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Friday, March 29, 2013



    Central Technical Unit, Directorate General for Cooperation and Development, Ministry of Foreign Affairs, via S. Contarini 25,00194
    Rome - Italy
    Land degradation in the tropics is strongly associated with human population growth. The latter phenomenon is quite marked in humid areas and in the temperate highlands (Jahnke 1982). Notably in the plateaux of Sub-Saharan Africa and Asia, several pastoral systems have gradually evolved into mixed farming, in order to cope with such pressure (Ruthenberg, 1980). Land is more intensively utilized as population density increases since mixed systems are more efficient than specialized crop or livestock systems (McIntire et al.,1992). In fact, livestock crop integration allows:
    • to diversify production,
    • to distribute labour and harvest better throughout the year as well as distribute tasks among the different components of the household (HH),
    • to recycle waste products within the system, preventing nutrient losses,
    • to minimize the risk and the effects of livestock and crop pests;
    • to improve indigenous husbandry techniques and knowledge, hence
    • to intensify and control more efficiently input - output flows, increasing productivity and minimizing risks.
    Livestock provide not only draught power, manure, milk, meat and by-products. As in traditional pastoral societies, they have cash buffer and insurance functions. The former function also supports the use of inputs in crop cultivation which in turn generates higher on-farm productivity for both crops and livestock (Brumby, 1986).
    On the other hand, human population growth is responsible for decreasing land plot size. In Rwanda and Burundi, this pressure led to stocking rates much lower than in other East African highlands (50 TLU/km2 vs. 100–130 TLU/km2, according to the zone) due to increasing conversion of pasture into cultivated land (de Leeuw and Reid, 1995). In these areas, the doubling time of human population is around 20 years. In Sidama, Southern Ethiopia, a similar pattern was already described in 1975 by Ayele who stated that “cultivation has been and is invading livestock grazing areas. As population increases, people prefer to cultivate crops rather than breed livestock”.
    The progressive disappearance of livestock is a key destabilizing factor responsible for the involution of the system characterized by nutrients deficiencies and degradation. It may lead to conflicts between different groups sharing resources within the system. This trend is more evident in the absence of marketing opportunities for livestock and/or crop products (Ruthenberg, 1980; Steinfeld et al., 1997).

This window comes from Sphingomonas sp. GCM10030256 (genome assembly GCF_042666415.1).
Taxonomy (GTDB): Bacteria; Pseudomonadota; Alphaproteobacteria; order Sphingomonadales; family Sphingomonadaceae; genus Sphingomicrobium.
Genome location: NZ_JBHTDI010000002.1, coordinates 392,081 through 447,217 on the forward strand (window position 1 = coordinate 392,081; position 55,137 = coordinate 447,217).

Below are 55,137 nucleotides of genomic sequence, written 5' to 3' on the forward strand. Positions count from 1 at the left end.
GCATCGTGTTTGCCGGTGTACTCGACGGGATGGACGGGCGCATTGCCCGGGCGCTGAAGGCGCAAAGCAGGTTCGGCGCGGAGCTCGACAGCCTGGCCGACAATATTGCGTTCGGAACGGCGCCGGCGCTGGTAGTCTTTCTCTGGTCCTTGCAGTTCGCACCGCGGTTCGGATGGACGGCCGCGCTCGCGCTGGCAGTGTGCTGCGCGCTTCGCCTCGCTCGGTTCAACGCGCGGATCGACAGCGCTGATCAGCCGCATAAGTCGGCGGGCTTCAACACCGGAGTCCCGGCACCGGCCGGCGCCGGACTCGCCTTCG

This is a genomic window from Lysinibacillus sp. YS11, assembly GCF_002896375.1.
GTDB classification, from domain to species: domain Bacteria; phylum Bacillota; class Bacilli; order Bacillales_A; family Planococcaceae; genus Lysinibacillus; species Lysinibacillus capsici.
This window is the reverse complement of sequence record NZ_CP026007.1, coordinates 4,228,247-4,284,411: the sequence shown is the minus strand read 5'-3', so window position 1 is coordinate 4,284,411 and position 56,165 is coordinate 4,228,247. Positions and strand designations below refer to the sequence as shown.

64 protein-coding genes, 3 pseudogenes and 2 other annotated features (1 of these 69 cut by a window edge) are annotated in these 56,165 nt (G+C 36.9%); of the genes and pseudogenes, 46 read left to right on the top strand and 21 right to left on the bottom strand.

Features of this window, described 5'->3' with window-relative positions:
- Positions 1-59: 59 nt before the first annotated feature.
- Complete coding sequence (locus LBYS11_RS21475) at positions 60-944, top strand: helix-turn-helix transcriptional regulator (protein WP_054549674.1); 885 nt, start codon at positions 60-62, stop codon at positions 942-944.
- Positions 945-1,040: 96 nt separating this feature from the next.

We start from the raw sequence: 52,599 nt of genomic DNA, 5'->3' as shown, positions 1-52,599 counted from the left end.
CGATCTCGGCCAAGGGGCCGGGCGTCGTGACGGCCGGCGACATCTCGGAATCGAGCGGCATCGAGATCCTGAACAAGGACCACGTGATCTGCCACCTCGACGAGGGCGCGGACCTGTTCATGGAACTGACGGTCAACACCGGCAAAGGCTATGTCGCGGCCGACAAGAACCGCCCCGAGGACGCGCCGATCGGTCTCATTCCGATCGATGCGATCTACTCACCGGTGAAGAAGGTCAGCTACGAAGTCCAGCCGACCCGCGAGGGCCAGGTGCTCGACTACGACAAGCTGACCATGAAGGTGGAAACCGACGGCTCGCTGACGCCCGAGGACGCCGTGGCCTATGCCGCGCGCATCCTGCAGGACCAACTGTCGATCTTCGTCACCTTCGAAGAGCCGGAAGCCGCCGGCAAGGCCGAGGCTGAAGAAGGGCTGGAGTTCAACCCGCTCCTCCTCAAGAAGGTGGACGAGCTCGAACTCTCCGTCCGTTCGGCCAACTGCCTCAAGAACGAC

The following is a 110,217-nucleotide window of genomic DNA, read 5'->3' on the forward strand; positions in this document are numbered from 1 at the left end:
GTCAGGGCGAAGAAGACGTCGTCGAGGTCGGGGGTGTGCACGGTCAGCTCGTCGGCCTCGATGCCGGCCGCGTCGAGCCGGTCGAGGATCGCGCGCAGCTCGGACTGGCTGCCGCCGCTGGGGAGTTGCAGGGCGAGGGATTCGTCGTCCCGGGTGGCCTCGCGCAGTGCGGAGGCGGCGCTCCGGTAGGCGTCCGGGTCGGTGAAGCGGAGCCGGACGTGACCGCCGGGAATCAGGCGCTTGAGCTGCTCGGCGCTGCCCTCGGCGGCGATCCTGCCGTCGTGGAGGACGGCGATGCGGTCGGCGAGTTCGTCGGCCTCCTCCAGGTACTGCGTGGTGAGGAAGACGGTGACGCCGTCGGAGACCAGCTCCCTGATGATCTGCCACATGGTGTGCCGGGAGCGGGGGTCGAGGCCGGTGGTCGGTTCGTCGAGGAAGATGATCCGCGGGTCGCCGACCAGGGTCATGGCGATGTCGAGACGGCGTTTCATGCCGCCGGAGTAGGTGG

In Sidama Awraja (or district) a WHO/UNICEF Joint Nutritional Support Programme (JNSP) was implemented during the second half of the 1980's. The area was selected because it presented a variety of environmental, socio-economic and cultural situations. This study, carried out as part of the programme activities, illustrates the role played by livestock in alleviating land degradation, poverty and the resulting child malnutrition in integrated systems.
    The Sidama Awraja
    Located in the northern part of Sidama Province, the Sidama Awraja occupies some 5900 km2, with a human population of 1.5 million. The Awraja is one of the most densely inhabited areas of Ethiopia, with 254 people/km2, in contrast to the national average of 32 people/km2.
    The region is divided into three main ecozones, each with different agricultural systems and development potential, (Figure 1). The lowlands are situated in the Rift Valley and range between 1100 m and 1600 m in altitude. Because of poor soil and an average annual rainfall of only 400 mm, the main human activity in this zone is pastoralism. The next belt, the midlands, ranges from 1600 to 2000 m and averages more than 1500 mm of precipitation annually. About 70% of the Awraja's human population is concentrated in this very fertile zone (Raya, 1987). It has sustained rapid population growth because it provides a favourable environment for agriculture and development. The farming system, a combination of horticulture and animal husbandry, is characterized by the cultivation of false banana (Ensete ventricosum), which is the principal staple food, and cash crops. Major cash crops include coffee (Coffea arabica, a wild shrub indigenous to southern Ethiopia) and chat (Catha edulis, whose leaves are chewed as a stimulant). Incomes in the midlands are considerably higher than in the other two zones and in the rest of Ethiopia (Anonymous, 1984). A tarmac road and the majority of the Awraja's dirt roads are found in the midlands, as are the main services and the regional and district capitals. The territory above 2000 m constitutes the highlands, whose potential for cereal production has not yet been fully exploited also because of poor communication networks. At present, abundant pasture allows highland farmers to raise large numbers of livestock, including horses that supply most of the transport in this zone.